Press Release
May 30, 2011


Market researchers and think tanks are predicting renewable energy sources to cost less than fossil fuels in the coming years, a development that should compel the government to invest in them as early as possible, said Senator Edgardo J. Angara.

Angara said that the multinational technology conglomerate General Electric Co. (GE) has issued a statement saying that solar power will be cheaper to produce than fossil fuels and nuclear reactors because of innovations in the field.

Bloomberg New Energy Finance also predicted that the value of solar installations worldwide may jump 50 percent this year to $150 billion.

Angara, Chair of the Congressional Commission on Science and Technology and Engineering (COMSTE), welcomed news that the Department of Energy (DOE) has completed a national roadmap for RE, saying that the building a strong RE foundation would ultimately secure a sustainable energy supply for the country and end fossil fuel dependency.

Angara, author of the Renewable Energy Act of 2008 which encourages local entrepreneurs to harness the country's vast renewable energy resources, said other countries are already aggressively investing in RE.

"We must not let the Philippines fall behind in the development of the energy sources of the future," he added.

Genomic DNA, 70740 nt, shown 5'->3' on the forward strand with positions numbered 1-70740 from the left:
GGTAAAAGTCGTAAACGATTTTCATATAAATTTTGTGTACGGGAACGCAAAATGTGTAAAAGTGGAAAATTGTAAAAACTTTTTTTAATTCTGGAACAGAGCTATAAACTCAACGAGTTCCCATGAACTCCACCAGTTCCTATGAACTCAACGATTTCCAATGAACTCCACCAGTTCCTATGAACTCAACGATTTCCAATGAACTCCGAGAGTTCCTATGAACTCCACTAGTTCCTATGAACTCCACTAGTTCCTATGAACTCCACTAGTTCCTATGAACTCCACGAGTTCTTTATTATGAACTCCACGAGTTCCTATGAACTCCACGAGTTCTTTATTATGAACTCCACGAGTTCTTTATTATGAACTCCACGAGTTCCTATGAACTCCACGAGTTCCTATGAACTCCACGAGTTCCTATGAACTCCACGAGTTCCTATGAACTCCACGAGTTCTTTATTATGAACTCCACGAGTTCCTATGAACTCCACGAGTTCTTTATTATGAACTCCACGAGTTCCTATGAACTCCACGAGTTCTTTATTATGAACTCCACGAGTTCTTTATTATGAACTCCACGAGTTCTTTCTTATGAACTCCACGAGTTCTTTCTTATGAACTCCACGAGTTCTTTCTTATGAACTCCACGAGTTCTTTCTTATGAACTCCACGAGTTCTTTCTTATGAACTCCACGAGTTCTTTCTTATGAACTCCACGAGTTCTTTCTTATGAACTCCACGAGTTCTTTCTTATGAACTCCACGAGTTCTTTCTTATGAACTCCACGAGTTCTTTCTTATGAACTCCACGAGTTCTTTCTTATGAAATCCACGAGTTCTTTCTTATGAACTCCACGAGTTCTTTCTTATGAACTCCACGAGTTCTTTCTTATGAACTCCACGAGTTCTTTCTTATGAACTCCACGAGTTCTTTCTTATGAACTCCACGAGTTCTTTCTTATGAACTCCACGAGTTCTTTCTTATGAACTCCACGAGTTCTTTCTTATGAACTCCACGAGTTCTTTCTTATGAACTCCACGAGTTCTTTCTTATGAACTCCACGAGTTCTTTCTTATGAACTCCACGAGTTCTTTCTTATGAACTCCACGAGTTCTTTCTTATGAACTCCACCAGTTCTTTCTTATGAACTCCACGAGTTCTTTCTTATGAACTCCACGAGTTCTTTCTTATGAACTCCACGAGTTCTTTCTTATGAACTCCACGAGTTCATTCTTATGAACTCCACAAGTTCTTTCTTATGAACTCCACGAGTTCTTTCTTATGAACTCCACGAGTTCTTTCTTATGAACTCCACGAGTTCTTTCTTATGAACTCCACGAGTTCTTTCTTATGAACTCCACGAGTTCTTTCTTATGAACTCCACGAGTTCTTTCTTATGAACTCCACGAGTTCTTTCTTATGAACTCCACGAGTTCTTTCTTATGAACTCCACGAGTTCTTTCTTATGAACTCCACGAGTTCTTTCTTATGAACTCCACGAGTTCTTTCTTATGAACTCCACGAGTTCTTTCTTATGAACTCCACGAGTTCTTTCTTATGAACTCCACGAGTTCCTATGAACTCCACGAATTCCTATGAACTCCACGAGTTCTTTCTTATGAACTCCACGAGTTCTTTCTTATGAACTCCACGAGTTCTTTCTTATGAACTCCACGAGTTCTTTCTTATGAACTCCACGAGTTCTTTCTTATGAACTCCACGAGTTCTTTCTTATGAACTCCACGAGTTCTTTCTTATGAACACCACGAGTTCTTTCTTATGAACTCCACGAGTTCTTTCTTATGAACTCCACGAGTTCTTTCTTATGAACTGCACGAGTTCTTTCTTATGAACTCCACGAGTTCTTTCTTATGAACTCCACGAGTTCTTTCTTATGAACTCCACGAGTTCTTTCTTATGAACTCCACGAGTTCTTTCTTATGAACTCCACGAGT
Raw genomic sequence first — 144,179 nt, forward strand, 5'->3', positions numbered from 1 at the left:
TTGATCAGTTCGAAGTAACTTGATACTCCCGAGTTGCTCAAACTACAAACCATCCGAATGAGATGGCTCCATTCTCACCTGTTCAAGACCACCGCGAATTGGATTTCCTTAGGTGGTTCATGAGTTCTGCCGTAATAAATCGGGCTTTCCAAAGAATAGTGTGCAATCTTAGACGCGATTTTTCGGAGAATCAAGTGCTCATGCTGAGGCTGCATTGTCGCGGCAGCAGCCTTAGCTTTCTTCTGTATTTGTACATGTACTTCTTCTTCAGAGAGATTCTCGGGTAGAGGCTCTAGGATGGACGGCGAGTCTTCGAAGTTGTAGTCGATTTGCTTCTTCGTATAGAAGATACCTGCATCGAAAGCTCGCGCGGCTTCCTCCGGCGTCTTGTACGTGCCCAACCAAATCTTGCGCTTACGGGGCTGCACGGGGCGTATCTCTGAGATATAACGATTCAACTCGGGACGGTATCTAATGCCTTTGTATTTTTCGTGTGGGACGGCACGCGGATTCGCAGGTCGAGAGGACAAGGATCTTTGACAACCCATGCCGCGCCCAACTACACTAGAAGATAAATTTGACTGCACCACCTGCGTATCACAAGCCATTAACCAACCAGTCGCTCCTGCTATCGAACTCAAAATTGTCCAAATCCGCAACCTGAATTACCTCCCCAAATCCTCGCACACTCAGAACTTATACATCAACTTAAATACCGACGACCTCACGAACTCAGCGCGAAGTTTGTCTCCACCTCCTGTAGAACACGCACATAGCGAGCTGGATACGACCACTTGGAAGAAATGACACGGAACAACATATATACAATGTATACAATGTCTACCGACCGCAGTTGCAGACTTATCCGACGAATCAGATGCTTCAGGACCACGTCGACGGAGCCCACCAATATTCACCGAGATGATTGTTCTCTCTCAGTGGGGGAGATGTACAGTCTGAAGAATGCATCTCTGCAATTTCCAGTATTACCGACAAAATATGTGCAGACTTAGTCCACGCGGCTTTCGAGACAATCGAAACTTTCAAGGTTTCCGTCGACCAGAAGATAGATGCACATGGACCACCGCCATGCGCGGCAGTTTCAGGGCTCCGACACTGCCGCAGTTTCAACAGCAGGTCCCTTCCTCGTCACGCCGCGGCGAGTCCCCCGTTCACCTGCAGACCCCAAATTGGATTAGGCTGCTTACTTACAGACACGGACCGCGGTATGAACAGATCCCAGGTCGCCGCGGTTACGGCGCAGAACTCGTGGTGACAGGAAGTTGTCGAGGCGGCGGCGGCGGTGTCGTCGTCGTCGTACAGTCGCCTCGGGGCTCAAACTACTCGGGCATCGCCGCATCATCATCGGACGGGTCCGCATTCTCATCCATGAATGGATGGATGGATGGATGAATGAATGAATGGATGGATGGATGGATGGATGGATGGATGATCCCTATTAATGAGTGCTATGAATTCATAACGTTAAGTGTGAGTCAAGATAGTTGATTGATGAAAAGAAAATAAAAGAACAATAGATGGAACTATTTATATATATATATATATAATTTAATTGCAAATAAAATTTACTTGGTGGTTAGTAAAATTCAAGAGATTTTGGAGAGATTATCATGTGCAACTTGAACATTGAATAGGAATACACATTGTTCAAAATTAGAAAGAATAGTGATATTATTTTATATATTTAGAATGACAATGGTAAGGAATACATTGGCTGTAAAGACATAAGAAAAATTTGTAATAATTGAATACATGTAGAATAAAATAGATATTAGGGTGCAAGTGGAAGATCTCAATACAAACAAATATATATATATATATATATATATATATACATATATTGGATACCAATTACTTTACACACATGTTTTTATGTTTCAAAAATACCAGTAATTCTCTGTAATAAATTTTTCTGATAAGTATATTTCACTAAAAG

Angara said that COMSTE is backing the extensive use of electric, hybrid and other alternatives for private and public transportation, instead of relying only on gas and diesel Internal Combustion (IC) engines.

COMSTE, which works with local and foreign RE developers, has been promoting the development of a local industry to address not only our energy concerns but also spur job creation in the fledgling industry.

Angara said that COMSTE formed the Renewable Energy Research and Development Institute (RERDI) to serve as a clearing house for RE developers and researchers and help in fostering the growth of the industry.

Local solar producer First Philec Corporation launched the Philippines' first solar testing facility, which marked the beginnings of RERDI. The testing facility will provide local and foreign solar manufacturers with a venue to test their panels in real world conditions.

The facility has already drawn attention from Taiwanese and Japanese companies interested in testing their panels in tropical conditions.

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